Sensation, Perception, and Attention final

Sensation, Perception, and Attention final - Working with...

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Working with Team Members: Team C 1 Working with Team Members: Team C Sabrina Armstrong, Yvonna Bethea, Doug Brynes, Michelle Hesson, and Cathy Lint PSY/300 November 14, 2011 Laurel Taron Working with Team Members: Team C
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Working with Team Members: Team C 2 Psychology defines perception as the interpretation of what people recollect from the different senses. The way an individual perceives the environment present makes humans different from other animals and other humans (Heffner, 2001). In this paper the effects that environment has on the perception of events as the experiences occur while learning has on people will be written. The group members were asked to give different insights of how environment affects perception and compare the different experiences that affect listening and learning for different individuals. Sensation and perception are the open door to the way an individual imagines the world, and the acts of learning and listening more enhanced (Kowalski & Westen, 2009). Dichotic listening, often called the “cocktail party effect” is the natural ability of a person or animal to distinguish individual sounds or other auditory stimuli from background noise and other distractions. Bats display this ability each night as they rely on echolocation to hunt and communicate. Birds can distinguish individual calls from many other birds in a group. Similarly, humans can focus auditory attention onto one person of source of sound, despite the abundance of background noise. Studies have shown that visual and spatial recognition may help to play a role in discerning separate auditory stimuli (Arons, n.d.). A survey taken among Learning Group C provided generally similar responses. The recurring theme reported among the team members was that dichotic listening took place best when noise levels were not extreme. Crowded restaurants were of; course a common experience and the team members reported no trouble focusing on auditory attention toward the person speaking. Team members also reported that they can shift their auditory attention to conversations that took place around them that they were not involved in. The two main instances in which dichotic listening became difficult were in extremely loud environments and when in motion. An example of this may be at a live musical performance in which the noise level prevented a team member from discerning any specific conversation or when a team member was in motion. It stands to reason that any environment with extreme noise levels would make focusing auditory attention difficult for nearly everyone. The difficulty of focusing attention when in motion seems to indicate that speech recognition becomes less important when attention is in need elsewhere.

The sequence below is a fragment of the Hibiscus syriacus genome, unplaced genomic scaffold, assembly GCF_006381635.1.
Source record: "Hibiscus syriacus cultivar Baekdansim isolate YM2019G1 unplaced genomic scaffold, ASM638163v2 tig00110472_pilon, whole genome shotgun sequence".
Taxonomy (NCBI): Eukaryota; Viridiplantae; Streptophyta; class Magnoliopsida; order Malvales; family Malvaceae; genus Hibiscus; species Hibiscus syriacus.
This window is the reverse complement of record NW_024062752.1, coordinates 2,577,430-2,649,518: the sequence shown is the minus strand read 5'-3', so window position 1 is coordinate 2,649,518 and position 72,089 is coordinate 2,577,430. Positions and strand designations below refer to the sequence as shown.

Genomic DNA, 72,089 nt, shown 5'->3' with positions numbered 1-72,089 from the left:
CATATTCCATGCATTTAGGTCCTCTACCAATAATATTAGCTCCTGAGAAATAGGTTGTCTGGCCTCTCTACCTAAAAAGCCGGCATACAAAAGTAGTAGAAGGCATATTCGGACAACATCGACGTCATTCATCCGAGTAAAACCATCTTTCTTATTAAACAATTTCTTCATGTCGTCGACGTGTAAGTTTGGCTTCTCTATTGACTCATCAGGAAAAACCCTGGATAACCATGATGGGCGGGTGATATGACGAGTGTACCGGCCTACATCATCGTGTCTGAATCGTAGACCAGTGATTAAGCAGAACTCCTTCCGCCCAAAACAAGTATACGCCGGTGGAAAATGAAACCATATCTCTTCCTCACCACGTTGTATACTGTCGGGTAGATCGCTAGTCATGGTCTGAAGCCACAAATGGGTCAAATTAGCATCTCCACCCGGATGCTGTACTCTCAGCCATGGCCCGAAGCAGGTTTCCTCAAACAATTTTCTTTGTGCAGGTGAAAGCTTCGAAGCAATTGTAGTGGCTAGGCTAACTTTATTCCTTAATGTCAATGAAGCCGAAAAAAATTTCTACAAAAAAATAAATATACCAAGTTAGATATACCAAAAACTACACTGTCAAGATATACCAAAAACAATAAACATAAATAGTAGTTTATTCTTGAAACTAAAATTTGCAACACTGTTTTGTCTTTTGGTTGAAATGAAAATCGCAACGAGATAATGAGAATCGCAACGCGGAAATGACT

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This note was uploaded on 12/08/2011 for the course PSYCHOLOGY 270 taught by Professor Bruno during the Spring '11 term at University of Phoenix.

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Sensation, Perception, and Attention final - Working with...

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